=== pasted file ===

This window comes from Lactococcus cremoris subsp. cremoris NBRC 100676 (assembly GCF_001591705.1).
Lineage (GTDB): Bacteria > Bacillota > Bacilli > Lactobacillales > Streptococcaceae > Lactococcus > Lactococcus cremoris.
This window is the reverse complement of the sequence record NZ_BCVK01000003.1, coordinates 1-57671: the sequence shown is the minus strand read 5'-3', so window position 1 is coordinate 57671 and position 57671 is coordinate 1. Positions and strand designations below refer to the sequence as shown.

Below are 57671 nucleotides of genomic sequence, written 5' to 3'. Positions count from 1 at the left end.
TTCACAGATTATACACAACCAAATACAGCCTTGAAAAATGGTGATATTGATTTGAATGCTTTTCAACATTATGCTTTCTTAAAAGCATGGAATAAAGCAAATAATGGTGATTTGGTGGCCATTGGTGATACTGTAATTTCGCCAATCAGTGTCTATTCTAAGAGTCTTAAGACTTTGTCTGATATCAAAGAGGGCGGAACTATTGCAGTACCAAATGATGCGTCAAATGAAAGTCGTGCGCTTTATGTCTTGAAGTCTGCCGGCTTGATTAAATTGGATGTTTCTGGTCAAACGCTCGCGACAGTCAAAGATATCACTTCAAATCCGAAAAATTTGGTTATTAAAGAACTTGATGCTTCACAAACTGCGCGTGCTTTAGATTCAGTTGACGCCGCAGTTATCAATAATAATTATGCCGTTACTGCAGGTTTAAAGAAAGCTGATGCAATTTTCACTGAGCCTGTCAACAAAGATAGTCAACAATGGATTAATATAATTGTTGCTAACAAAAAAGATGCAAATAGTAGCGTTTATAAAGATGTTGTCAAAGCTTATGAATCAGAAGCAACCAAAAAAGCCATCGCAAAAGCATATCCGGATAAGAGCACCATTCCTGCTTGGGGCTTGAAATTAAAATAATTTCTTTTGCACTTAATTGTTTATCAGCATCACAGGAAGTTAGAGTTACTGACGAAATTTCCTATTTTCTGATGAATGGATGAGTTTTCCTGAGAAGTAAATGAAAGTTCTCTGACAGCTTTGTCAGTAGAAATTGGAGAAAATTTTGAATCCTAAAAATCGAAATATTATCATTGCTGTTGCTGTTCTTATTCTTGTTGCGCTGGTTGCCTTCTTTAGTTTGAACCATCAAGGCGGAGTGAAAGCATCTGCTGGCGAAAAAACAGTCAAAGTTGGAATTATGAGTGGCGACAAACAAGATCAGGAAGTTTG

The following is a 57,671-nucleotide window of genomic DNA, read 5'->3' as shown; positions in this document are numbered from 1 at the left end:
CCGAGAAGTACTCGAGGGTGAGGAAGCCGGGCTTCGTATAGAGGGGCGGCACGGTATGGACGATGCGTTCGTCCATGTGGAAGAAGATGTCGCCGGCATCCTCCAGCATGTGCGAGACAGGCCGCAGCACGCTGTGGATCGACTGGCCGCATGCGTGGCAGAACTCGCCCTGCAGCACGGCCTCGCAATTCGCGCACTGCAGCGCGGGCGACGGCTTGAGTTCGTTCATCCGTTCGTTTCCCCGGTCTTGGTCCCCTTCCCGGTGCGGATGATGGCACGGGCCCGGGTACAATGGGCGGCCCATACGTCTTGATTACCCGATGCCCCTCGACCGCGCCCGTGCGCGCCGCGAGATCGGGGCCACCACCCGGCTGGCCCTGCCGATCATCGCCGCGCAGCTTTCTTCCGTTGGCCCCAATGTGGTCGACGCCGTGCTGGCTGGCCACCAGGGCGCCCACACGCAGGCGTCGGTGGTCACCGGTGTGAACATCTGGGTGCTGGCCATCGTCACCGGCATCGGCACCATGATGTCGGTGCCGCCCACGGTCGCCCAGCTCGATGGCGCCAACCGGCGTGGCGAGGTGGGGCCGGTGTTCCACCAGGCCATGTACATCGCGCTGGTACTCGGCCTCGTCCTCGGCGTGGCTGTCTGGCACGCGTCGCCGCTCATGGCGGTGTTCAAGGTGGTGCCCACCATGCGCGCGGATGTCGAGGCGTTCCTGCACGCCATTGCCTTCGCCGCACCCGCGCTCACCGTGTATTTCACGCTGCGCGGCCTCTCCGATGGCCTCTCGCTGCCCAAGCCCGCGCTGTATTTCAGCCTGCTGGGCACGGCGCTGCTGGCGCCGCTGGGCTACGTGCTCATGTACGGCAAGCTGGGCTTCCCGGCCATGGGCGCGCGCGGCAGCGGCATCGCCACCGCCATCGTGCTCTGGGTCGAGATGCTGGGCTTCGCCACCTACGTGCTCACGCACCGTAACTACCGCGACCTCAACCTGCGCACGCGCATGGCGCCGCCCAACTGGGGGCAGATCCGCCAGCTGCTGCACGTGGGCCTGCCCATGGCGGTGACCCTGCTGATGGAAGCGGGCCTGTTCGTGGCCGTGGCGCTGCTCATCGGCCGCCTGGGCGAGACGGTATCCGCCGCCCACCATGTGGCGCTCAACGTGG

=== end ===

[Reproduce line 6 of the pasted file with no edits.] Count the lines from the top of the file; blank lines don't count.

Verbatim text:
The following is a 57,671-nucleotide window of genomic DNA, read 5'->3' as shown; positions in this document are numbered from 1 at the left end: